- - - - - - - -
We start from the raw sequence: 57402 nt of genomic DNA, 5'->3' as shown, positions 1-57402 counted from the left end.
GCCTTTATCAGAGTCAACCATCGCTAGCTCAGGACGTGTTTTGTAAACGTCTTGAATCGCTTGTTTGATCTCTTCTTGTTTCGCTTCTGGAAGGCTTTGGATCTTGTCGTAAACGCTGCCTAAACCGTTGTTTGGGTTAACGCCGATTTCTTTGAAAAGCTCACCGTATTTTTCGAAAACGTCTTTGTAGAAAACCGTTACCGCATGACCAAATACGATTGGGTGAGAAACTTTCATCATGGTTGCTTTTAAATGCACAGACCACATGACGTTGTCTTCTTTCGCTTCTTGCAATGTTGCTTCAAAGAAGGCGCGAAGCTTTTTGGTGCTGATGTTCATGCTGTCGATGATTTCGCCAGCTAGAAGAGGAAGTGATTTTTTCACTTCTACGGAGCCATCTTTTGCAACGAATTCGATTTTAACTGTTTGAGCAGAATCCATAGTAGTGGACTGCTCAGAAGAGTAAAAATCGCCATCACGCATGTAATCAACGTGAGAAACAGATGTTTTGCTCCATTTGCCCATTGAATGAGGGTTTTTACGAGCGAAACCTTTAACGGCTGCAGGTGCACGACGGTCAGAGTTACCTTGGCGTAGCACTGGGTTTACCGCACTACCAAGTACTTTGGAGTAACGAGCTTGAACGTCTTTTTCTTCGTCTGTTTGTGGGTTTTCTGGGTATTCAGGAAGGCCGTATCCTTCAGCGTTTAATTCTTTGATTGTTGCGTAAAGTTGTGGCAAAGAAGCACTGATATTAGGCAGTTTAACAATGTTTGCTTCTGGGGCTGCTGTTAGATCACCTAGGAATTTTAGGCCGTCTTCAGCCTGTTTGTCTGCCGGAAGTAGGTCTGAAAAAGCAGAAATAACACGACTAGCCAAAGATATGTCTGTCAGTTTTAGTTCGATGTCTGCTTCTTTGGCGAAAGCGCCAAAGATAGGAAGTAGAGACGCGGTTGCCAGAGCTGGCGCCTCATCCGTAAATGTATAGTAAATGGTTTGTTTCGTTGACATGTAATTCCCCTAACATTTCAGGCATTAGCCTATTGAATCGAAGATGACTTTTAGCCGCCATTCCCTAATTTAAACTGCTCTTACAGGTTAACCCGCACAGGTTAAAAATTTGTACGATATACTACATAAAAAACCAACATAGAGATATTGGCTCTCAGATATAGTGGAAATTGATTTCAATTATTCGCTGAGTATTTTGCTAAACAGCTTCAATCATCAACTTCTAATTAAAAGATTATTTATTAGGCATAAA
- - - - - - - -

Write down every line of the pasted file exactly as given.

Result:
We start from the raw sequence: 57402 nt of genomic DNA, 5'->3' as shown, positions 1-57402 counted from the left end.
GCCTTTATCAGAGTCAACCATCGCTAGCTCAGGACGTGTTTTGTAAACGTCTTGAATCGCTTGTTTGATCTCTTCTTGTTTCGCTTCTGGAAGGCTTTGGATCTTGTCGTAAACGCTGCCTAAACCGTTGTTTGGGTTAACGCCGATTTCTTTGAAAAGCTCACCGTATTTTTCGAAAACGTCTTTGTAGAAAACCGTTACCGCATGACCAAATACGATTGGGTGAGAAACTTTCATCATGGTTGCTTTTAAATGCACAGACCACATGACGTTGTCTTCTTTCGCTTCTTGCAATGTTGCTTCAAAGAAGGCGCGAAGCTTTTTGGTGCTGATGTTCATGCTGTCGATGATTTCGCCAGCTAGAAGAGGAAGTGATTTTTTCACTTCTACGGAGCCATCTTTTGCAACGAATTCGATTTTAACTGTTTGAGCAGAATCCATAGTAGTGGACTGCTCAGAAGAGTAAAAATCGCCATCACGCATGTAATCAACGTGAGAAACAGATGTTTTGCTCCATTTGCCCATTGAATGAGGGTTTTTACGAGCGAAACCTTTAACGGCTGCAGGTGCACGACGGTCAGAGTTACCTTGGCGTAGCACTGGGTTTACCGCACTACCAAGTACTTTGGAGTAACGAGCTTGAACGTCTTTTTCTTCGTCTGTTTGTGGGTTTTCTGGGTATTCAGGAAGGCCGTATCCTTCAGCGTTTAATTCTTTGATTGTTGCGTAAAGTTGTGGCAAAGAAGCACTGATATTAGGCAGTTTAACAATGTTTGCTTCTGGGGCTGCTGTTAGATCACCTAGGAATTTTAGGCCGTCTTCAGCCTGTTTGTCTGCCGGAAGTAGGTCTGAAAAAGCAGAAATAACACGACTAGCCAAAGATATGTCTGTCAGTTTTAGTTCGATGTCTGCTTCTTTGGCGAAAGCGCCAAAGATAGGAAGTAGAGACGCGGTTGCCAGAGCTGGCGCCTCATCCGTAAATGTATAGTAAATGGTTTGTTTCGTTGACATGTAATTCCCCTAACATTTCAGGCATTAGCCTATTGAATCGAAGATGACTTTTAGCCGCCATTCCCTAATTTAAACTGCTCTTACAGGTTAACCCGCACAGGTTAAAAATTTGTACGATATACTACATAAAAAACCAACATAGAGATATTGGCTCTCAGATATAGTGGAAATTGATTTCAATTATTCGCTGAGTATTTTGCTAAACAGCTTCAATCATCAACTTCTAATTAAAAGATTATTTATTAGGCATAAA